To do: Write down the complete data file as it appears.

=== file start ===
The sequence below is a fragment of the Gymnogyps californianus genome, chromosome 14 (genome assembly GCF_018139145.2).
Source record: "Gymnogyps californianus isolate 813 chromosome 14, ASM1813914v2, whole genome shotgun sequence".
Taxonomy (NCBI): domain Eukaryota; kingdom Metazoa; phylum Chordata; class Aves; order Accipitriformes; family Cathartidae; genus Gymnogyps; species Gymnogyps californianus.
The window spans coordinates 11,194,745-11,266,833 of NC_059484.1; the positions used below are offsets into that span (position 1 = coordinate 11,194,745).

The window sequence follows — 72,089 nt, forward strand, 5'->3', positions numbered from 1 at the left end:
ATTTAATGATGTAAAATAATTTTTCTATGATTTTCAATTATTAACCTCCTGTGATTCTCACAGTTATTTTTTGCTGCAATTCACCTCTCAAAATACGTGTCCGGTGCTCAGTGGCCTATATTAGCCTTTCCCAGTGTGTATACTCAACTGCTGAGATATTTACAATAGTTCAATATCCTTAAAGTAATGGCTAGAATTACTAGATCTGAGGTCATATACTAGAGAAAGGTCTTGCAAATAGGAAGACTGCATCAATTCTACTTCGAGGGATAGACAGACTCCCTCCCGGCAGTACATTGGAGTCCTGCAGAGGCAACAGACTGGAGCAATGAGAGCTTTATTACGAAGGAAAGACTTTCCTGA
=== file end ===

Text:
The sequence below is a fragment of the Gymnogyps californianus genome, chromosome 14 (genome assembly GCF_018139145.2).
Source record: "Gymnogyps californianus isolate 813 chromosome 14, ASM1813914v2, whole genome shotgun sequence".
Taxonomy (NCBI): domain Eukaryota; kingdom Metazoa; phylum Chordata; class Aves; order Accipitriformes; family Cathartidae; genus Gymnogyps; species Gymnogyps californianus.
The window spans coordinates 11,194,745-11,266,833 of NC_059484.1; the positions used below are offsets into that span (position 1 = coordinate 11,194,745).

The window sequence follows — 72,089 nt, forward strand, 5'->3', positions numbered from 1 at the left end:
ATTTAATGATGTAAAATAATTTTTCTATGATTTTCAATTATTAACCTCCTGTGATTCTCACAGTTATTTTTTGCTGCAATTCACCTCTCAAAATACGTGTCCGGTGCTCAGTGGCCTATATTAGCCTTTCCCAGTGTGTATACTCAACTGCTGAGATATTTACAATAGTTCAATATCCTTAAAGTAATGGCTAGAATTACTAGATCTGAGGTCATATACTAGAGAAAGGTCTTGCAAATAGGAAGACTGCATCAATTCTACTTCGAGGGATAGACAGACTCCCTCCCGGCAGTACATTGGAGTCCTGCAGAGGCAACAGACTGGAGCAATGAGAGCTTTATTACGAAGGAAAGACTTTCCTGA